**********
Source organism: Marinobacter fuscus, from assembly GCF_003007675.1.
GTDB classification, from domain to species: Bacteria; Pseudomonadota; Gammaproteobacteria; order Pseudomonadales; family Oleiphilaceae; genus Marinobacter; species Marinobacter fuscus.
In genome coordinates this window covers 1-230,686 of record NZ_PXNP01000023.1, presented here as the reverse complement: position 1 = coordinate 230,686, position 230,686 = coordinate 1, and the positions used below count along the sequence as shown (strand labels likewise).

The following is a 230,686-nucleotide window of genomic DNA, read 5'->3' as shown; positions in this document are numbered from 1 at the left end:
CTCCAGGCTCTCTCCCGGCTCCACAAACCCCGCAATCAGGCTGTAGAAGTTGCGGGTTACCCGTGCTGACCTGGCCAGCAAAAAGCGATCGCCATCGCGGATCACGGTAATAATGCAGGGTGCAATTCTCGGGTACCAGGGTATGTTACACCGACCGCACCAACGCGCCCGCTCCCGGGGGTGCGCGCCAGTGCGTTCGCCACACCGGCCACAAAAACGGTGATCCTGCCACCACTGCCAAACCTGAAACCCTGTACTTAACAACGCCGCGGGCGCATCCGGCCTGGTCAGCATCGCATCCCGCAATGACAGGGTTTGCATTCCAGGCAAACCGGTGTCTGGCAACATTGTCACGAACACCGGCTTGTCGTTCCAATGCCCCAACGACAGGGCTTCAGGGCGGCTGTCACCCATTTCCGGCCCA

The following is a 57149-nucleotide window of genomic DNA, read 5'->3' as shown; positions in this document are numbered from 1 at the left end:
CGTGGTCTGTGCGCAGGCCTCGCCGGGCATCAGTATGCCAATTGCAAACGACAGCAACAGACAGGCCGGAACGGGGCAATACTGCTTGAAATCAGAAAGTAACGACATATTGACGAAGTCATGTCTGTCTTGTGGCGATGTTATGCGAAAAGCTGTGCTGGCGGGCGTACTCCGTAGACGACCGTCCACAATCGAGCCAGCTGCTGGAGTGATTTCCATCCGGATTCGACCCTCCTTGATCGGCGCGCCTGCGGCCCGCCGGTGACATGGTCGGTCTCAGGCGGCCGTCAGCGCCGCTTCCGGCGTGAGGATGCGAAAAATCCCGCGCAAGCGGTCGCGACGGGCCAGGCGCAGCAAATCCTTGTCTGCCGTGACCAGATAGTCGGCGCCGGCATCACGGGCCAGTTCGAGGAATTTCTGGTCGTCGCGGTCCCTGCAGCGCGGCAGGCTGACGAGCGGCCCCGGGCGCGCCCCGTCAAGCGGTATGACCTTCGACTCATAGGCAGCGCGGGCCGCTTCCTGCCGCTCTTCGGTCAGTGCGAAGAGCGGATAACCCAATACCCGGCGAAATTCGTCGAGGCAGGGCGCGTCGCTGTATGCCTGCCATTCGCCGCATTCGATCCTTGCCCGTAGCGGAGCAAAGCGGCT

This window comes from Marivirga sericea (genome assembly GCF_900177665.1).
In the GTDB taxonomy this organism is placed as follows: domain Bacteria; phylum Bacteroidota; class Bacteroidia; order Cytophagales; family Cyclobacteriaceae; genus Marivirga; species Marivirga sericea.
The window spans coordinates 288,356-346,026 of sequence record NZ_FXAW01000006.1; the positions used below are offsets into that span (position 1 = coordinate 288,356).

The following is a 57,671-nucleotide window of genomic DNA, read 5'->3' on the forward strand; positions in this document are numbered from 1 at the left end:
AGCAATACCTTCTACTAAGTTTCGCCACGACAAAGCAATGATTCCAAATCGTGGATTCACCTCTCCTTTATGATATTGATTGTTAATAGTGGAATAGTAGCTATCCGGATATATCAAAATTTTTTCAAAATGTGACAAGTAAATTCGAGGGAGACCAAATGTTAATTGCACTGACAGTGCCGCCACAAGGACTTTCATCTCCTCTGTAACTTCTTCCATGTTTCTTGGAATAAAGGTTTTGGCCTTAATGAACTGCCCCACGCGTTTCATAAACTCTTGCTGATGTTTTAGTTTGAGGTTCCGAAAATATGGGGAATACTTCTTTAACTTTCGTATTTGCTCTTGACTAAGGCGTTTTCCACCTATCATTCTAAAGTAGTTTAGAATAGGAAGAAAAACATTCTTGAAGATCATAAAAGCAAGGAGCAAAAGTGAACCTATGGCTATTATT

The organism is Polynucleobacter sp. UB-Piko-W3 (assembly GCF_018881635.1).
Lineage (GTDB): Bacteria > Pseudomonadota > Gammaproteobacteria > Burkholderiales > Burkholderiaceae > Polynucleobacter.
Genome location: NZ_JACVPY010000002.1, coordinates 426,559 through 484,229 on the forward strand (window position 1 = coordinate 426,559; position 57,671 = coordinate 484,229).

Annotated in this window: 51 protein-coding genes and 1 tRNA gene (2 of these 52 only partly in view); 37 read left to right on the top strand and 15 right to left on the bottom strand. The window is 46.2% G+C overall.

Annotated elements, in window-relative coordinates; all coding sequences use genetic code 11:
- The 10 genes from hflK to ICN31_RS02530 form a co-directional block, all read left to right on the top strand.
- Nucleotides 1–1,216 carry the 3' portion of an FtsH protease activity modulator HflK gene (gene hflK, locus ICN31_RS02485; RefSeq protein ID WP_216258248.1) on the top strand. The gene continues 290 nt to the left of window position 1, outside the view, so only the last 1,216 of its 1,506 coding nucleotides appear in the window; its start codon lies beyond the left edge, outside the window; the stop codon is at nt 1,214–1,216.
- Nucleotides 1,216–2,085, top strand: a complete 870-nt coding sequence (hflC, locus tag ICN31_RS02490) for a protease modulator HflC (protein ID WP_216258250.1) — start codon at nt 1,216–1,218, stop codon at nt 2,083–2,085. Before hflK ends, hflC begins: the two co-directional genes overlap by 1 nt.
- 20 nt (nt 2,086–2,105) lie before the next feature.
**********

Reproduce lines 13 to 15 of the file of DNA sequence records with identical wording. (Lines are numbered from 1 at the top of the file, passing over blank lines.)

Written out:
The organism is Polynucleobacter sp. UB-Piko-W3 (assembly GCF_018881635.1).
Lineage (GTDB): Bacteria > Pseudomonadota > Gammaproteobacteria > Burkholderiales > Burkholderiaceae > Polynucleobacter.
Genome location: NZ_JACVPY010000002.1, coordinates 426,559 through 484,229 on the forward strand (window position 1 = coordinate 426,559; position 57,671 = coordinate 484,229).